Neil Turner's Blog

Blogging about technology and randomness since 2002

Mildly interesting things that I have learned about recently

  1. There is a phobia of bridges, known as Gephyrophobia – and there’s a New York Times article about it, via Kottke.
  2. The platforms at St Pancras International Thameslink railway station are labelled ‘A’ and ‘B’, to avoid confusion with the main national and international platforms. This was also used at the recently-closed King’s Cross Thameslink station (which St. Pancras replaced) and at Waterloo East station.
  3. Though all Mac Pros now come with two quad-core Intel processors as standard, you can opt to have just the one processor, saving around £320 (to a total of £1442.99). You can also spend over £17 000 if you want every build option, unlimited server license and all the professional software packages bundled with it.
  4. In the past year, thieves have stolen at least two bridges in Russia for scrap metal.
  5. ‘Akbar’ is Arabic for ‘great’ or ‘greatest’. I’d be tempted to post a picture of Admiral Ackbar from Star Wars and say it is a trap, but I’ll refrain.
  6. Frederick Lorz, an American athlete, cheated in the marathon in the 1904 Summer Olympics by travelling by car for 11 miles. He was first across the finishing line but another athlete, Thomas J Hicks was declared the winner, despite him too cheating as he had run the race under the influence of drugs and alcohol.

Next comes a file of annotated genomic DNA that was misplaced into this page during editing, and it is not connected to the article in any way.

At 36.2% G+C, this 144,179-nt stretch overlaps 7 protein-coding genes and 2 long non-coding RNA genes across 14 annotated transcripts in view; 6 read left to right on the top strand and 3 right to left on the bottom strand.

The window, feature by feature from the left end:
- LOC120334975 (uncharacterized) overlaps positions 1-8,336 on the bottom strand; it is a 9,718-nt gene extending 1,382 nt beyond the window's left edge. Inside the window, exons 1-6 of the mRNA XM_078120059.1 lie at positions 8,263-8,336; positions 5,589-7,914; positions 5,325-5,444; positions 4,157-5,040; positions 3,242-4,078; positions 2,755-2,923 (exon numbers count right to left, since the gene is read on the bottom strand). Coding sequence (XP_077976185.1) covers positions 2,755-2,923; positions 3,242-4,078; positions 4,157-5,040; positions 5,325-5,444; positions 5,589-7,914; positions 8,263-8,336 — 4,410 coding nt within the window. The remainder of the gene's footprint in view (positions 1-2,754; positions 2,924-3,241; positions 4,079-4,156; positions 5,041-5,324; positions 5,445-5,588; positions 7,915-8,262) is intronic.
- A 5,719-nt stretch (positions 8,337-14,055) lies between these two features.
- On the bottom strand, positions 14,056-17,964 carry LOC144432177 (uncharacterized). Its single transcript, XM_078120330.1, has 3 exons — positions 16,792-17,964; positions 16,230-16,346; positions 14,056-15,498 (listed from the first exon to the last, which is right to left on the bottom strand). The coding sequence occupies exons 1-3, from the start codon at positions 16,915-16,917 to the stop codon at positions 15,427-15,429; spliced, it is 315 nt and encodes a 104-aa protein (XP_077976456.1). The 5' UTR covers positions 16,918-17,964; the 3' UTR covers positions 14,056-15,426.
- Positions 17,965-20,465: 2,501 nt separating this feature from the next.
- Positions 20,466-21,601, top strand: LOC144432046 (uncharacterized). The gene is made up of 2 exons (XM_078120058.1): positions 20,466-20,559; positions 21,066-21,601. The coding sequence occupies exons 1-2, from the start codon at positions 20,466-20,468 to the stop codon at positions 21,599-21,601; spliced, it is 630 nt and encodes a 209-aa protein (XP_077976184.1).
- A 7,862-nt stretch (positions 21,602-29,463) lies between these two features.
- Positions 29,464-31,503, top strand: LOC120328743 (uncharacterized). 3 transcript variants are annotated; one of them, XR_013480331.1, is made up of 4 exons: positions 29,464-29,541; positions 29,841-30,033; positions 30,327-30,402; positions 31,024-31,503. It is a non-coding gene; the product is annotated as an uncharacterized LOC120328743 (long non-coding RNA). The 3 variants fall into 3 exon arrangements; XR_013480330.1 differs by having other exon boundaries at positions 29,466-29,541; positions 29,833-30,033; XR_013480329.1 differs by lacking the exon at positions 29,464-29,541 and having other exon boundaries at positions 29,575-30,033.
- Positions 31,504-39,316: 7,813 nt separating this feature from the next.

7. In China, ‘Dan’ is a girl’s name.
  8. VLC can use many Winamp skins – see this guide.
  9. ‘Blighty’, a slang word for ‘Great Britain’, derives from the Hindustani Urdu word ‘vilāyatī’, which variously means ‘foreign’ or ‘homeland’. It originates from the days of the British Empire when Britain controlled India.
  10. Inner Mongolia is a region in northern China, ‘Outer Mongolia’ roughly corresponds with the independent nation of Mongolia.

3 Comments

  1. Since I’ve lived here in the USA, I’ve met a Hayley and a Gail. Both blokes. Which was awfully confusing 😉

  2. I am not surprised to hear there is a phobia of bridges, though I didn’t think to look up the name. In the U.S., many long and/or high bridges have an “escort area.” If you are unable to drive across the bridge, you pull off into the escort area and an employee (usually of the toll plaza, but sometimes a member of law enforcement) will drive your car across the bridge for you. I assume you are allowed to cower in the backseat while crossing the bridge. Do you have this kind of thing in the UK?
    That Frederick Lorz story is funny!

  3. I’m not aware of the escort areas, but then there aren’t many big bridges here and I don’t live near to any of them.
    There are areas for very heavy or wide vehicles to pull over, so as to be escorted over some bridges – that’s all I could find. Oh, and lots of sites in the areas near bridges offering personal escort services of a salacious nature. 🙂